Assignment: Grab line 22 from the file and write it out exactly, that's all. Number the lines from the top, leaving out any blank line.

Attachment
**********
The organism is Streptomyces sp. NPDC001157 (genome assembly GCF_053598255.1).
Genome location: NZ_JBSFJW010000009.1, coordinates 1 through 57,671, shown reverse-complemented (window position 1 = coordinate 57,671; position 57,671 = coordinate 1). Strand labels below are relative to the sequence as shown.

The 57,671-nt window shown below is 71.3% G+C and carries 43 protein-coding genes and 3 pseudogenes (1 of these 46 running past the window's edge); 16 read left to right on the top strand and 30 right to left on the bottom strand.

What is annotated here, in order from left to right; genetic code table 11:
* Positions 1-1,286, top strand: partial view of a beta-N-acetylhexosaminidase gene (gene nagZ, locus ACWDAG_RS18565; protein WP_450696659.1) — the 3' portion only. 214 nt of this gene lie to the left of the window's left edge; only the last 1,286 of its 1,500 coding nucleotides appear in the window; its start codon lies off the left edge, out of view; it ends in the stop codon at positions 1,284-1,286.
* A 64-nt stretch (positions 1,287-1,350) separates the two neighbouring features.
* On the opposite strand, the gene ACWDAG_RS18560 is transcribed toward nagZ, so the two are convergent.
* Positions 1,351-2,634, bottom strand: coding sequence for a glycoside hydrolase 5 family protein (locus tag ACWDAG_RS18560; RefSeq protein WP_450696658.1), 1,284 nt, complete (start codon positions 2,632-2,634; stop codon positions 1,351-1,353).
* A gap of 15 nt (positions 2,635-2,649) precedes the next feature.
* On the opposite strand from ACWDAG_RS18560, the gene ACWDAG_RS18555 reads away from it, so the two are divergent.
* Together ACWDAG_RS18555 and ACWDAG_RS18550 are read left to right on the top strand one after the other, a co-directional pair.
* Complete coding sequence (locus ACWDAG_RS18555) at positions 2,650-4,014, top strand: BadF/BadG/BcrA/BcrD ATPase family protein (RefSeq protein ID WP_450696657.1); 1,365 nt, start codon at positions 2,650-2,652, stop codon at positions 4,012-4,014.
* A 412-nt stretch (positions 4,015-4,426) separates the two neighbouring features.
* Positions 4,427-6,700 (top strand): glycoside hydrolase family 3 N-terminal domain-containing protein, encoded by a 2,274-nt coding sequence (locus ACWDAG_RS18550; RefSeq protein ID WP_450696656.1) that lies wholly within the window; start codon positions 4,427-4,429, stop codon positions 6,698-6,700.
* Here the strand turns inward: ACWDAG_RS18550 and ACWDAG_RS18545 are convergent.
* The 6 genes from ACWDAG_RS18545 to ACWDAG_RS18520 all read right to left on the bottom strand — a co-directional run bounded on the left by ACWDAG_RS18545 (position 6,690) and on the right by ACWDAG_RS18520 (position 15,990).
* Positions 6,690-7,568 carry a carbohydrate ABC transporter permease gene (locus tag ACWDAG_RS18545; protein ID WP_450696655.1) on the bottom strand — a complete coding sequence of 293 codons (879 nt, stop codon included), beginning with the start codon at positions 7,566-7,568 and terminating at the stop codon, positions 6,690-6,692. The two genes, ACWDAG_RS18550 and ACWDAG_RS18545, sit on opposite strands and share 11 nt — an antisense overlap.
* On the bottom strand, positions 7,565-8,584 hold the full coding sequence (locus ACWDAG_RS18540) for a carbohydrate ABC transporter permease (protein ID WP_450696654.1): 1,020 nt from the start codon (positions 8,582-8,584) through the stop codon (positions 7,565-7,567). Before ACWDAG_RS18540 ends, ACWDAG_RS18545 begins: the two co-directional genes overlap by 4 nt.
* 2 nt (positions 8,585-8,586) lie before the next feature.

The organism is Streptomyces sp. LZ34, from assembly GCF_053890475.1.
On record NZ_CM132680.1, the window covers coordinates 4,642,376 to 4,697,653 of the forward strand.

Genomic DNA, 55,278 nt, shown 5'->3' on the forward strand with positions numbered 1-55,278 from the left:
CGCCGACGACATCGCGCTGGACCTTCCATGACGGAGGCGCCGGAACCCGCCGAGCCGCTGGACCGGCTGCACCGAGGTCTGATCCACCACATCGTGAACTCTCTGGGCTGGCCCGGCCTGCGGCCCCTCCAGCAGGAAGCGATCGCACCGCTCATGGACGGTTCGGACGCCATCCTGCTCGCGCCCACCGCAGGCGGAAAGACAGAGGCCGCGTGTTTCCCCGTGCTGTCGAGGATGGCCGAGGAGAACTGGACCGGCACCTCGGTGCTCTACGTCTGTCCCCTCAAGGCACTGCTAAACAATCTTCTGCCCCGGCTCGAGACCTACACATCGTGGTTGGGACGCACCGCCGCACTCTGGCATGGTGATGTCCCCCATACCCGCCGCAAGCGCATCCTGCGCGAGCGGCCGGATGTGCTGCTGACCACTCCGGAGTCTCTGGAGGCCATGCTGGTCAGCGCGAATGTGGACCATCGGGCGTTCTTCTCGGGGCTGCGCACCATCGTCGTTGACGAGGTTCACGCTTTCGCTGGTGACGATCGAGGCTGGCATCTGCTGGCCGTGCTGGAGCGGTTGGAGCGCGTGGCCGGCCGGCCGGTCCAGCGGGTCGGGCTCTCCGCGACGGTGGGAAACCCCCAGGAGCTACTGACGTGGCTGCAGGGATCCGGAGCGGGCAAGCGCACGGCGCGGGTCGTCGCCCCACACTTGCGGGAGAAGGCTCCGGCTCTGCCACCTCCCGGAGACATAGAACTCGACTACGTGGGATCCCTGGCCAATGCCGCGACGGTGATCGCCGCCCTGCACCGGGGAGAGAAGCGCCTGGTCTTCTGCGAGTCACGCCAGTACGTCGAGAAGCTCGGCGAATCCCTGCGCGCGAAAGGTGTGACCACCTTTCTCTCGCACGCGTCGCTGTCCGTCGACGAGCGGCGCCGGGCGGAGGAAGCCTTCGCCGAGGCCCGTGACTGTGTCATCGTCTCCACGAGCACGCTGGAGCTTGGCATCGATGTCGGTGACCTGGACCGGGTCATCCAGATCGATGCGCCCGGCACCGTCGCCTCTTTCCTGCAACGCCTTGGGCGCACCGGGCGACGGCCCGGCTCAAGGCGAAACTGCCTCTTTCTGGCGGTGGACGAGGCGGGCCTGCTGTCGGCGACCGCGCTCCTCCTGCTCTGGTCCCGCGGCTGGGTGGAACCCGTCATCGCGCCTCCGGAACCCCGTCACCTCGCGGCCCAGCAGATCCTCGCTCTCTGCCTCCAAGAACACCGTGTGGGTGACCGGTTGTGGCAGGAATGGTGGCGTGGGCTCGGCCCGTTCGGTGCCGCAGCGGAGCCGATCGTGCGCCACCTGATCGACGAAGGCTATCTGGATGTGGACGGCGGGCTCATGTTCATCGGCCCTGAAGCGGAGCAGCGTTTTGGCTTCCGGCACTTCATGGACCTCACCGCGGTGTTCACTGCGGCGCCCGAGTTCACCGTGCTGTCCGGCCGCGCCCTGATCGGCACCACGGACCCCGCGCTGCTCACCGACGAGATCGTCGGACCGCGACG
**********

Genomic DNA, 55,278 nt, shown 5'->3' on the forward strand with positions numbered 1-55,278 from the left: